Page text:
Shortly after making its way in various medical fields, laser technology has now made its way to dentistry. A laser is a device that emits energy by way of amplified light, which can cut teeth and tissue. This modern and innovative approach is now being incorporated by dentists into their dental practices and various different procedures.

When it comes to dentistry, laser technology can fix a wide range of periodontal disease and other dental problems. Whether hot or cold, all dental lasers work by delivering energy through light. The way the laser acts will depend on the particular dental procedure done, mainly on whether it is performed on soft or hard tissue. For instance, lasers acts as a precise cutting instrument in removing decayed soft tissue, and sealing it at the same time.

Laser-assisted dental work has shown to be less invasive, less time-consuming, less intrusive and more precise. Gum disease treatment with lasers result in less bleeding, swelling and pain because its high-energy beam promotes clotting of exposed blood vessels. By using them, dentists are able to preserve most of the healthy tooth. Aside from this, patients are spared from the use of anesthesia, drilling and stitching.

Dental lasers are usually used in conjunction with other dental instruments, and are considered to be very safe and effective. Compared to traditional dental instruments and techniques, lasers have proven to be more accurate in performing most dental procedures. Its use eliminates the need of drilling and stitches, so the patient does not experience discomfort and recovers faster.

If you are considering laser treatment for gum disease, it might help to learn the advantages and disadvantages of this relatively new treatment method.

Pros of Laser Treatment for Gum Disease

• Approved by the United States Food and Drug Administration for use in dentistry
• Little pain and no noise
• Reduce nervousness and anxiety among patients with fears of going to the dentist
• Reduce the need for conventional anesthesia in many dentistry procedures
• Minimizes the risk for bacterial infections because the high-energy beam sterilizes the treated area
• Remove benign tumors located interior of the mouth
• Less invasive compared to traditional methods
• Cold sores painlessly and quickly heal
• Reduce post-surgery swelling and pain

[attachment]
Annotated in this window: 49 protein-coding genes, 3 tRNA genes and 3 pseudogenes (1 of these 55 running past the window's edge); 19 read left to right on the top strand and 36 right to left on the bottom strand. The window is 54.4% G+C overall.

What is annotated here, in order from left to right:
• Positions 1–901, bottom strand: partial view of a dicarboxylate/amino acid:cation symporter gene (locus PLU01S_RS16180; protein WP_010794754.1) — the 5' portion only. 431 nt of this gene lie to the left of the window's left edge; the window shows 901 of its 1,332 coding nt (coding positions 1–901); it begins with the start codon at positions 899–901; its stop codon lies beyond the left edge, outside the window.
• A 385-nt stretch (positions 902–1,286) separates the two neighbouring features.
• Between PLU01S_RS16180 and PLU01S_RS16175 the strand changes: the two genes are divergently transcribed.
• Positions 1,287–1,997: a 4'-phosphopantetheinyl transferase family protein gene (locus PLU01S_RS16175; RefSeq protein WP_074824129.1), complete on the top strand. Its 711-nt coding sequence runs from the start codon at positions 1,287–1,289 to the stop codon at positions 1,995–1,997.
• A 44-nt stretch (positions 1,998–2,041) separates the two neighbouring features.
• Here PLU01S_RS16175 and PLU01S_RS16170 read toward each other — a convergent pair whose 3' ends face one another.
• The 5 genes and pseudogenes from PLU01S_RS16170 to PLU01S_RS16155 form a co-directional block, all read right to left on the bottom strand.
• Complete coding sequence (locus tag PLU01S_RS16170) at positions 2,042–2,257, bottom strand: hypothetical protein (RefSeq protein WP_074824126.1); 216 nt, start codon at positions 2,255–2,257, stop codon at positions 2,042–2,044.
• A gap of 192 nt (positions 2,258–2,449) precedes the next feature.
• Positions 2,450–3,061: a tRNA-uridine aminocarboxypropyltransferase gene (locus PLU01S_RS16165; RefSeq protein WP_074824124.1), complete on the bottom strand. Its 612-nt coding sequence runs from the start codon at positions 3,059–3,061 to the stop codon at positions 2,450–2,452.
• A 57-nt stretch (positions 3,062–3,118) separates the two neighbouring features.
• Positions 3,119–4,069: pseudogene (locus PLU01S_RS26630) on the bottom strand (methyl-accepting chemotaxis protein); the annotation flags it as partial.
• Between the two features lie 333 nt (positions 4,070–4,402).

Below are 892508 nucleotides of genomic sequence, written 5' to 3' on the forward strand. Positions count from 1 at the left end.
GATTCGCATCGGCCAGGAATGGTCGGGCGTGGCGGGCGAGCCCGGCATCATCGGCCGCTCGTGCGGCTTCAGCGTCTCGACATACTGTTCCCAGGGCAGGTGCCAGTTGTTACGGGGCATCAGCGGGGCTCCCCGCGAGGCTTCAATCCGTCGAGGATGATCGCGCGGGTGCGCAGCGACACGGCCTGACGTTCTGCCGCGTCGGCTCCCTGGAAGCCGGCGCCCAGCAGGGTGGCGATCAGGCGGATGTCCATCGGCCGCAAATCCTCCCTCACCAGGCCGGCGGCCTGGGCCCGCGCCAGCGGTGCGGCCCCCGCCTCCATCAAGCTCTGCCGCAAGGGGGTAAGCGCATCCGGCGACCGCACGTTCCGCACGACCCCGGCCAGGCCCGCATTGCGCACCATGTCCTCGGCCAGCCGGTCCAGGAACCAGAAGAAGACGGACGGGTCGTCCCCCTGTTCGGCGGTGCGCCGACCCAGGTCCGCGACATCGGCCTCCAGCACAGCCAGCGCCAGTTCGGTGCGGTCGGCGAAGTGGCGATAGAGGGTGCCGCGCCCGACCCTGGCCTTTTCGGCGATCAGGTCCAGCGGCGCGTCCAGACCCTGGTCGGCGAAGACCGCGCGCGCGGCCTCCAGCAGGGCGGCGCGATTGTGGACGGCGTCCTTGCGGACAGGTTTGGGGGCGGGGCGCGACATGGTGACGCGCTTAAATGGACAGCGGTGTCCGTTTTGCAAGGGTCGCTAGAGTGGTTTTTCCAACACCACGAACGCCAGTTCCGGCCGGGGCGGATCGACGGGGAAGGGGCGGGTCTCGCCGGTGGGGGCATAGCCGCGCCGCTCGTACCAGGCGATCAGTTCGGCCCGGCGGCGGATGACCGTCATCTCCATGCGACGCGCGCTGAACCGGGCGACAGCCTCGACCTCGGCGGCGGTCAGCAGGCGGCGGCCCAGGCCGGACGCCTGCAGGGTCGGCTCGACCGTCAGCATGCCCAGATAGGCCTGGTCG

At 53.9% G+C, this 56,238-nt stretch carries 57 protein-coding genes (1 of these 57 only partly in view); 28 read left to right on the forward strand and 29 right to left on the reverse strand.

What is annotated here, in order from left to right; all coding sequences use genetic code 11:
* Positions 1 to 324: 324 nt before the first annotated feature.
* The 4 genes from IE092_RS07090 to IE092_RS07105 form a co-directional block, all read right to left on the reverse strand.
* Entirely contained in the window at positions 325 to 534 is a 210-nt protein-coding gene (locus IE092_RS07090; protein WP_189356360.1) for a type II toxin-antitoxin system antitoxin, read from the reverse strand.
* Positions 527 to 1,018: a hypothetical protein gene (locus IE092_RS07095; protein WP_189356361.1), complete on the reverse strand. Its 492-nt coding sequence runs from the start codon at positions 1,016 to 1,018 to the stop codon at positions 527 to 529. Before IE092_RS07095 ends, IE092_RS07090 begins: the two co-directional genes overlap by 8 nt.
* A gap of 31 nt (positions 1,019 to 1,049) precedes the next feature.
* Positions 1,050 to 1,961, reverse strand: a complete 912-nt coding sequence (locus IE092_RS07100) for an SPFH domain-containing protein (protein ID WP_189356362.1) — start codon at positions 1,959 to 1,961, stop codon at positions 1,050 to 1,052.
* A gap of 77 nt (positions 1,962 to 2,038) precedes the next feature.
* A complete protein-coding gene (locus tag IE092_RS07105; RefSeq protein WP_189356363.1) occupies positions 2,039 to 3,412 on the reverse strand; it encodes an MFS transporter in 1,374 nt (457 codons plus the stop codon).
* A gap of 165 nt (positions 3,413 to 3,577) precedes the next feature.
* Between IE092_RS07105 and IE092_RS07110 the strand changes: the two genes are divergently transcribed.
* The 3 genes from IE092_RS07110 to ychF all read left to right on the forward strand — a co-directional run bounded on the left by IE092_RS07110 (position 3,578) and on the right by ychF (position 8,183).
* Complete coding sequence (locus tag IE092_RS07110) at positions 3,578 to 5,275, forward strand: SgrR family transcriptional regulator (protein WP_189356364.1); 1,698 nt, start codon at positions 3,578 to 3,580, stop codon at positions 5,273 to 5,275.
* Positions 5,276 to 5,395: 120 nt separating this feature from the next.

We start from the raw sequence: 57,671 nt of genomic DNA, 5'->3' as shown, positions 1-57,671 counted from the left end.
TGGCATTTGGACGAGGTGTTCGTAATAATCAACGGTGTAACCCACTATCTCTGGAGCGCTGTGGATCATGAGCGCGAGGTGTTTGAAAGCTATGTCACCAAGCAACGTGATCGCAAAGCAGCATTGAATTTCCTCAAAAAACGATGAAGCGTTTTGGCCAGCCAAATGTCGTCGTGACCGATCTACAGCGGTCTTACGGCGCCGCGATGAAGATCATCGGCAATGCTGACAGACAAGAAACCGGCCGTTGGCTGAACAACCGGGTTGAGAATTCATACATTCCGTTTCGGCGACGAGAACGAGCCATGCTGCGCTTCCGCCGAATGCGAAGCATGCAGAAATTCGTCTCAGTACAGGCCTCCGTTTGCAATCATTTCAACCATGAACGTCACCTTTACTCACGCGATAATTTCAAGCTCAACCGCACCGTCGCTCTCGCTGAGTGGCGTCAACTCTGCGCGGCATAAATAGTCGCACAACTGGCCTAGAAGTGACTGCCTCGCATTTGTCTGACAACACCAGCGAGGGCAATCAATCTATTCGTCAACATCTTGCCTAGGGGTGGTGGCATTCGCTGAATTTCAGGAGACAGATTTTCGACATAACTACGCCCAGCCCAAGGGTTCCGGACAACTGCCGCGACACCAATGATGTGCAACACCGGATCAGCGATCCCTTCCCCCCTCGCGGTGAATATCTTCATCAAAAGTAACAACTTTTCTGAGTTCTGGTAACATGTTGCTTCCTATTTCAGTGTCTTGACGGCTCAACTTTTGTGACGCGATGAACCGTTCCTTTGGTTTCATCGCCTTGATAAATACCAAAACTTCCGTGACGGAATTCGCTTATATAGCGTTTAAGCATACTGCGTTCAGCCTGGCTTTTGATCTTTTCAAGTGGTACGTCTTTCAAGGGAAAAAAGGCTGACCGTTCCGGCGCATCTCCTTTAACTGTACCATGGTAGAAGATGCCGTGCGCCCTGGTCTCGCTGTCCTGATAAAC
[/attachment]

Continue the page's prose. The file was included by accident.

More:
• Faster recovery because of absence of stitches or incisions
• Carefully remove carries to prepare the tooth
• Less risk of damage to surrounding tissues
• Do not require stitches on soft tissue
• Minimize the discomfort of aphthous ulcers
• Procedures can be done on a single appointment

Cons of Laser Treatment for Gum Disease

• Although approved by the US FDA, the American Dental Association does not endorse the use of laser in dental procedures
• Cannot be used on cavities between the teeth, and will have to be drilled during the filling procedure
• Unable to remove vitreous and gold porcelain
• Cannot be used on teeth with silver fillings
• Not as effective in preparing the tooth for a crown or for bridge as conventional drills
• Minimize but not eliminate the need for anesthesia
• Many laser-assisted dental procedures still require a dental drill
• Cannot help dentists shape a filling, polish a filling or adjust a bite
• Treatments can be expensive since equipment for laser procedures are more costly compared to conventional laser drills
• Both patient and dentist can injure their eyes from the light emitted by the laser

If you suffer from gum disease and are contemplating getting laser treatment, visit a reputable dentist in your area now. They can give you a comprehensive assessment and let you know is laser treatment is the best option for you. Otherwise, they can suggest and create a treatment plan that will suit your needs and goals best.

Author's Bio: 

James Franklin is a full time author and part-time blogger who like to put his review on various topics.

Ryan Daniel is a professional Dentist in Castle Hills of Lewisville, The Colony, Tx and genuinely care about the health and well being of teeth and gums.